Working The Night Shifts Is Causing You To Lose More Than Just Your Sleep

Previous researches have established the fact that unhealthy sleeping habits are likely to cause damage to the internal bio-clocks and lead to a chaotic state, and in turn cause all the systems to ‘un-sync”‘ with each other.

Now a recent study has revealed that people who work in night shifts are at a risk of increased over all mortality.

According to the study conducted by the team of Dr. Eva S. Schernhammer, associate professor of medicine at the Harvard Medical School, there is 11% increase in all-cause mortality in women who work at night shifts.

The study gained its data from the Nurses’ Health Study, which started in the year 1976. The potential candidates for the study had to be aged between 30 – 55 years and had to be healthy with no history of a preexisting cardiovascular disease or cancer with the exception of non-melanoma skin cancer. There were 121,700 women who were eligible for the study.

These women were required to complete questionnaires regarding their years serving night shift duties. A typical night shift duty is when a person is requires to work three or more night in one month alongside their regular day duties. The years had been grouped together in the following order: 1-2 years, 3-5 years, 6-9 years, 10-14 years, 15-19 years and 20-29 years and 30 years.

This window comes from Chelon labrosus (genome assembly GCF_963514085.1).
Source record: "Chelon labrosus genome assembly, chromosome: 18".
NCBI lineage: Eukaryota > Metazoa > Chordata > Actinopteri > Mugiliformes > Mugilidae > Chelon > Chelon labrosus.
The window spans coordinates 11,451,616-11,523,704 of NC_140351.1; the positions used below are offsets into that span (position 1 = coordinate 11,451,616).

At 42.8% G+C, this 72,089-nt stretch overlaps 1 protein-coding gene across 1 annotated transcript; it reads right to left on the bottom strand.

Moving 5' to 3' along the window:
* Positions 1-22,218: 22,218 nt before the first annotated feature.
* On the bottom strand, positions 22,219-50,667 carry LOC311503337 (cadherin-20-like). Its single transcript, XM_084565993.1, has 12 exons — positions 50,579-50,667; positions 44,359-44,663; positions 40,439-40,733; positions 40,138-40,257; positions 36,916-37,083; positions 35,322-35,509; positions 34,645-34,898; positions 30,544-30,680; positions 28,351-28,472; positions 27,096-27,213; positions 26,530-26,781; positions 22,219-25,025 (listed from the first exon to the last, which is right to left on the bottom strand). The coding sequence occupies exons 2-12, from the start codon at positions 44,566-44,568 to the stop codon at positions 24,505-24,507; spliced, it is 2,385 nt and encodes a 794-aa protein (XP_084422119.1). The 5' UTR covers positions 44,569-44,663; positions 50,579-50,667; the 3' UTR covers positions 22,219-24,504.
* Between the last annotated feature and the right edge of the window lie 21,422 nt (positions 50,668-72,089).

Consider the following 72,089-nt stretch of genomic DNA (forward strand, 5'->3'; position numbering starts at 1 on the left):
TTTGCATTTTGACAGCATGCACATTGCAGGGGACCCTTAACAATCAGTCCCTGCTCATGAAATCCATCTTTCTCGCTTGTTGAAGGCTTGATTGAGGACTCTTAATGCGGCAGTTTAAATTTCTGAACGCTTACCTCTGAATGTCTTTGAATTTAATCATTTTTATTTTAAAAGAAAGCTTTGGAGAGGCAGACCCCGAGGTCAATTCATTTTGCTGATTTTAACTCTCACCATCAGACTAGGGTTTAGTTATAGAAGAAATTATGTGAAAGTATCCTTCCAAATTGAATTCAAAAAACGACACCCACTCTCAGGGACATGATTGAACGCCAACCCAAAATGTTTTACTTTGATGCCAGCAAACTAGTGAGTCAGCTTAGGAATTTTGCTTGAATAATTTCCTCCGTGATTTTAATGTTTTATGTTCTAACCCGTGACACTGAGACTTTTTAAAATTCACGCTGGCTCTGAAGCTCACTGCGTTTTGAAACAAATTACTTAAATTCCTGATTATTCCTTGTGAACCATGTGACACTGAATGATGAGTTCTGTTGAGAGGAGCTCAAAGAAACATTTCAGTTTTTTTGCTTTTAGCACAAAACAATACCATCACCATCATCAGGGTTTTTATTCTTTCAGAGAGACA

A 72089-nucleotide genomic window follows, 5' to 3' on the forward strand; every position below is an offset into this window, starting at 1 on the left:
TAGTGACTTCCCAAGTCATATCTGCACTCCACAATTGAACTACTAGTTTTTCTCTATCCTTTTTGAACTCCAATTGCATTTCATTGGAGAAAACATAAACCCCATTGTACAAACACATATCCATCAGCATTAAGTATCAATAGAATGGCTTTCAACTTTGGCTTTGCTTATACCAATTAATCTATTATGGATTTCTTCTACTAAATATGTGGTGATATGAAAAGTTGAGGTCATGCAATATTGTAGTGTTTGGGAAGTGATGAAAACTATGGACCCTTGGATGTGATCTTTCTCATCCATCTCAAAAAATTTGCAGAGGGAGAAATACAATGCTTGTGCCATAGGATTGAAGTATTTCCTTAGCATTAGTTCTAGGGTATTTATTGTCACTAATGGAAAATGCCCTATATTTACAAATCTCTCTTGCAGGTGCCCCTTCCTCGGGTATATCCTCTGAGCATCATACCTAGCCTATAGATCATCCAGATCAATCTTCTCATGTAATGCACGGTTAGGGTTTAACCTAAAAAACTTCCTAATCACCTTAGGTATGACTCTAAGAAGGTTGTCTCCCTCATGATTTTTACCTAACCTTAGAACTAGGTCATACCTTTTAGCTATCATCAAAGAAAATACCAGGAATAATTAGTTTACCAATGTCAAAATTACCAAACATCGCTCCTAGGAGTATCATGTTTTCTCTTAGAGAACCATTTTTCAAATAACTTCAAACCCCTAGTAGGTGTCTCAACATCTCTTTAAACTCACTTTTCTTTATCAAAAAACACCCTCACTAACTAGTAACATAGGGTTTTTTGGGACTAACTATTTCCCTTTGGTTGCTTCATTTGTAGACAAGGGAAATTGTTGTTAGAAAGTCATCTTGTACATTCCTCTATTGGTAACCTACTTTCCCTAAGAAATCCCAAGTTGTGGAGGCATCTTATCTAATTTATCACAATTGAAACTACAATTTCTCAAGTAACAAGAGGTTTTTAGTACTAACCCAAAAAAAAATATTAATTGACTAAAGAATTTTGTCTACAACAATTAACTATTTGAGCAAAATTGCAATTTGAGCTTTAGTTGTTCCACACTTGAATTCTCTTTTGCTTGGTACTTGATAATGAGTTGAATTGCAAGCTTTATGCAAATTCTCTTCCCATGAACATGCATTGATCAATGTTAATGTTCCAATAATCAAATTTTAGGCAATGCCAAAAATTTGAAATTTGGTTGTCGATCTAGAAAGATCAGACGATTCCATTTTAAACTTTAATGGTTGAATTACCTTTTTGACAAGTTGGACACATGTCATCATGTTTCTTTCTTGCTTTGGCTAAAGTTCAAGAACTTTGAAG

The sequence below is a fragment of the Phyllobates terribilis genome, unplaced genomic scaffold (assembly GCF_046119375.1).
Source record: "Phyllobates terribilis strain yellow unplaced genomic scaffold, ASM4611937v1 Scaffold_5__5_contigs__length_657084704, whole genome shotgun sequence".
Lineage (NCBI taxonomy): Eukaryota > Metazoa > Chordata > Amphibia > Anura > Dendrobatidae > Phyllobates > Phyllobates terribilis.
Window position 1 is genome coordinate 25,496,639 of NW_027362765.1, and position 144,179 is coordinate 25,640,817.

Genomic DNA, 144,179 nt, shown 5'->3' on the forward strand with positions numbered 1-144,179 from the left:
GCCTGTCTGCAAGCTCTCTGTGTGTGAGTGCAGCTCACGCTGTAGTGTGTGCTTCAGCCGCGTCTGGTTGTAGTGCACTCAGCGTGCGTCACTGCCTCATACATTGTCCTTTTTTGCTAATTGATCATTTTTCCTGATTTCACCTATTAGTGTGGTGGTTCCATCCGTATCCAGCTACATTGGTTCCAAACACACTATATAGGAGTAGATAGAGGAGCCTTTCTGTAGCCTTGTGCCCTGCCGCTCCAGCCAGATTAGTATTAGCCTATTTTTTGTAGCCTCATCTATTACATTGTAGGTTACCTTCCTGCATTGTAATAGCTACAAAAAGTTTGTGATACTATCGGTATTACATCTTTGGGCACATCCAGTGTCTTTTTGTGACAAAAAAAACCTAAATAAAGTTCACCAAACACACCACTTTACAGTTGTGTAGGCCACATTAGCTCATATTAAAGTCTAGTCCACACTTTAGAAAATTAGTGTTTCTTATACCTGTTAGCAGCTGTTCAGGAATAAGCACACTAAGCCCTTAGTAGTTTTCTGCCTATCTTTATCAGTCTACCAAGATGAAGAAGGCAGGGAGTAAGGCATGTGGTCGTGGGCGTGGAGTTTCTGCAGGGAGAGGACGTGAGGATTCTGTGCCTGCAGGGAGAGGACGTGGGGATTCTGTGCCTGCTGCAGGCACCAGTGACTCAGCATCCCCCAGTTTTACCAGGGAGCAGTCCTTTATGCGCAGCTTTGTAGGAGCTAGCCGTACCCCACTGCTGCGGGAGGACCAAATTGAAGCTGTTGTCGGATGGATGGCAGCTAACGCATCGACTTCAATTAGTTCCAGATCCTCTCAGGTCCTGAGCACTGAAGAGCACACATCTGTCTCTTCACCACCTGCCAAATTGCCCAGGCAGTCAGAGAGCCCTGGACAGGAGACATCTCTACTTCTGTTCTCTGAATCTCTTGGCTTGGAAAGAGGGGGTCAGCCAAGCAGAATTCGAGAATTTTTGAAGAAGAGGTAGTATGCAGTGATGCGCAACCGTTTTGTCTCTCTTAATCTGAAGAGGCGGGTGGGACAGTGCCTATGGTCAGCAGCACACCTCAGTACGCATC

The results showed an overall increase in mortality rates of these women by 11% with an increase in the incidence of ling cancer by 25%. However, increase in incidences of other cancers was not observed.

Dr. Eva S. Schernhammer, who is also an associate epidemiologist at Brigham and Women’s Hospital, said, “These results add to prior evidence of a potentially detrimental relation of rotating night shift work and health and longevity. […] To derive practical implications for shift workers and their health, the role of duration and intensity of rotating night shift work and the interplay of shift schedules with individual traits (e.g., chronotype) warrant further exploration.”

This study largely targets people who work in night shifts and has been done on a very large-scale. The fact that this study primarily targets people from one profession has made it strong in terms of its validity.

“A single occupation provides more internal validity than a range of different occupational groups, where the association between shift work and disease outcomes could be confounded by occupational differences,” said Schernhammer.


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